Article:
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  1. Operating needle exchange programmes in the hills of Thailand.

    Article - En anglais

    Injecting drug use is increasingly markedly amongst the ethnically distinct Hilltribe peoples of northern Thailand in the notorious'Golden Triangle'This paper reports on the establishing of needle exchanges in three remote Hilltribe villages, examining the success and the failure.

    Up to 60% of adult males and a smaller percentage of adult females in these villages are habitual users of opium and/or heroin.

    Overcoming initial concern that needle distribution would encourage increased use, the villagers themselves have assumed responsibility for much of the needle exchange operation.

    Prior to the introduction of the needle exchanges all the injecting drug users were sharing needles.

    This behaviour changed significantly with the introduction of the exchanges.

    Reluctance on the part of locally-based government officials to participate fully in the programme created difficulties in maintaining needle supplies which saw some resumption in needle sharing.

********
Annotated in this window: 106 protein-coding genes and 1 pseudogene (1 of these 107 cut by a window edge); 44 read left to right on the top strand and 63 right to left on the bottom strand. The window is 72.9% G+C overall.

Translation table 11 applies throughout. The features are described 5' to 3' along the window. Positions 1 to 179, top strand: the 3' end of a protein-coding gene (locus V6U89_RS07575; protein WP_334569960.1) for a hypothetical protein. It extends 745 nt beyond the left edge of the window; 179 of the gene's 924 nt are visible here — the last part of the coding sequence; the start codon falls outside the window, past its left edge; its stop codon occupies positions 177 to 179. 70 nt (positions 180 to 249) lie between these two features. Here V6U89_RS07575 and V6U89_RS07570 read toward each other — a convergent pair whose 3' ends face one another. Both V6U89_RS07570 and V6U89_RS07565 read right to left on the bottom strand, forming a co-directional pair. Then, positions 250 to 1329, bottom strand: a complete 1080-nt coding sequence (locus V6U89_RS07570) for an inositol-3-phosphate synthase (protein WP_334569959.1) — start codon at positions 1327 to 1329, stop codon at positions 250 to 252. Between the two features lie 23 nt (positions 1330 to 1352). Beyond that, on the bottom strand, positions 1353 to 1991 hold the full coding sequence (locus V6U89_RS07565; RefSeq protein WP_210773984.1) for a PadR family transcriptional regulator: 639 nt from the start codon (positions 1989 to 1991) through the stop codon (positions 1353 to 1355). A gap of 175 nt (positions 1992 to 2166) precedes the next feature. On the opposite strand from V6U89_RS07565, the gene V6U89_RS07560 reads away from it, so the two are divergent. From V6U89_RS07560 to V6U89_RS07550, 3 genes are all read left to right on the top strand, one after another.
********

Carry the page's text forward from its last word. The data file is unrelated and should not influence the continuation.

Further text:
HIV seroprevalence rates amongst the tested injecting drug users remained fairly stable at 33% in February 1993 and 32% in February 1994.

    The conclusion can be drawn that needle exchange programmes are in the Hilltribe context and that they are the best means of limiting HIV/AIDS transmission amongst injecting drug users and the wider community.

    The success of needle exchange programmes, however, is dependent upon co-operation from various government agencies and non-government agencies, in addition to the local communities.

    Mots-clés Pascal : Prévention, SIDA, Thaïlande, Toxicomanie, Voie intraveineuse, Opiacés, Prise risque, Partage, Seringue, Ethnie, Programme sanitaire, Changement comportement, Echange, Politique sanitaire, Homme, Ethnie Hilltribe, Virose, Infection, Asie

    Mots-clés Pascal anglais : Prevention, AIDS, Thailand, Drug addiction, Intravenous administration, Opiates, Risk taking, Sharing, Syringe, Ethnic group, Sanitary program, Behavior change, Exchange, Health policy, Human, Viral disease, Infection, Asia

    Logo du centre Notice produite par :
    Inist-CNRS - Institut de l'Information Scientifique et Technique

    Cote : 95-0569919

    Code Inist : 002B30A03B. Création : 01/03/1996.